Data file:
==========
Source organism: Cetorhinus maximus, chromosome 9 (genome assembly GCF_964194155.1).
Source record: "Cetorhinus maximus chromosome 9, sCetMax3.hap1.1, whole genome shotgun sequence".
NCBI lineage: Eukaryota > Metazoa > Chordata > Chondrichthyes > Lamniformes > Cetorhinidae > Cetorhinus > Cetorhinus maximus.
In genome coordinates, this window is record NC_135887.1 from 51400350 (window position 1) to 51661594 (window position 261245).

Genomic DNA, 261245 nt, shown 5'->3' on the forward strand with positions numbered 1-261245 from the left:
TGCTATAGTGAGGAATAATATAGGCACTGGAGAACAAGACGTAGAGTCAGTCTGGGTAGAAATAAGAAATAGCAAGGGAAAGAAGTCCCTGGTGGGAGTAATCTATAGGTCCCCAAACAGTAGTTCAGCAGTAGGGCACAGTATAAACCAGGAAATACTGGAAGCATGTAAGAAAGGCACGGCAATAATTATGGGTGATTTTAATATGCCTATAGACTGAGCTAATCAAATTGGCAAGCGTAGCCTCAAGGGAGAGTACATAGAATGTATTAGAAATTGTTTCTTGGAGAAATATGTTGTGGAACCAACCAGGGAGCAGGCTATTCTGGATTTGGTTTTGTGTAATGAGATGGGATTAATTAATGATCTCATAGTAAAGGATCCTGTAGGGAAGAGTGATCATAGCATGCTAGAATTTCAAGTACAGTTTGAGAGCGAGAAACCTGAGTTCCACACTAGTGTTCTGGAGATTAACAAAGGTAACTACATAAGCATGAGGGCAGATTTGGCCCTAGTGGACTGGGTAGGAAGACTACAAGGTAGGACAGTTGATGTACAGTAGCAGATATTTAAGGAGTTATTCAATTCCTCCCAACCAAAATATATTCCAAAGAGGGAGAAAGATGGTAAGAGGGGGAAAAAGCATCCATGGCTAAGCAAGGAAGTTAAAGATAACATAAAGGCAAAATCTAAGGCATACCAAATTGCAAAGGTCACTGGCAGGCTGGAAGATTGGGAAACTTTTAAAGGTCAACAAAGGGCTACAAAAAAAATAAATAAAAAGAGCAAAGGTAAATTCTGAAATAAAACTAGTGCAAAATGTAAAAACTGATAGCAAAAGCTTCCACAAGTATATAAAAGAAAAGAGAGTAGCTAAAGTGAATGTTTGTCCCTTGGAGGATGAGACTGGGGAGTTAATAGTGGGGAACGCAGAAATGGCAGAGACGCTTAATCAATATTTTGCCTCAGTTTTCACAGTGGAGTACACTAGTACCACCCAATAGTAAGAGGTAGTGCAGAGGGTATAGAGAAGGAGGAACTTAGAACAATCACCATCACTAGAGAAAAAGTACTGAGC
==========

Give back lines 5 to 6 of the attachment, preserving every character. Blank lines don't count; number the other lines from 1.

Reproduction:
Genomic DNA, 261245 nt, shown 5'->3' on the forward strand with positions numbered 1-261245 from the left:
TGCTATAGTGAGGAATAATATAGGCACTGGAGAACAAGACGTAGAGTCAGTCTGGGTAGAAATAAGAAATAGCAAGGGAAAGAAGTCCCTGGTGGGAGTAATCTATAGGTCCCCAAACAGTAGTTCAGCAGTAGGGCACAGTATAAACCAGGAAATACTGGAAGCATGTAAGAAAGGCACGGCAATAATTATGGGTGATTTTAATATGCCTATAGACTGAGCTAATCAAATTGGCAAGCGTAGCCTCAAGGGAGAGTACATAGAATGTATTAGAAATTGTTTCTTGGAGAAATATGTTGTGGAACCAACCAGGGAGCAGGCTATTCTGGATTTGGTTTTGTGTAATGAGATGGGATTAATTAATGATCTCATAGTAAAGGATCCTGTAGGGAAGAGTGATCATAGCATGCTAGAATTTCAAGTACAGTTTGAGAGCGAGAAACCTGAGTTCCACACTAGTGTTCTGGAGATTAACAAAGGTAACTACATAAGCATGAGGGCAGATTTGGCCCTAGTGGACTGGGTAGGAAGACTACAAGGTAGGACAGTTGATGTACAGTAGCAGATATTTAAGGAGTTATTCAATTCCTCCCAACCAAAATATATTCCAAAGAGGGAGAAAGATGGTAAGAGGGGGAAAAAGCATCCATGGCTAAGCAAGGAAGTTAAAGATAACATAAAGGCAAAATCTAAGGCATACCAAATTGCAAAGGTCACTGGCAGGCTGGAAGATTGGGAAACTTTTAAAGGTCAACAAAGGGCTACAAAAAAAATAAATAAAAAGAGCAAAGGTAAATTCTGAAATAAAACTAGTGCAAAATGTAAAAACTGATAGCAAAAGCTTCCACAAGTATATAAAAGAAAAGAGAGTAGCTAAAGTGAATGTTTGTCCCTTGGAGGATGAGACTGGGGAGTTAATAGTGGGGAACGCAGAAATGGCAGAGACGCTTAATCAATATTTTGCCTCAGTTTTCACAGTGGAGTACACTAGTACCACCCAATAGTAAGAGGTAGTGCAGAGGGTATAGAGAAGGAGGAACTTAGAACAATCACCATCACTAGAGAAAAAGTACTGAGC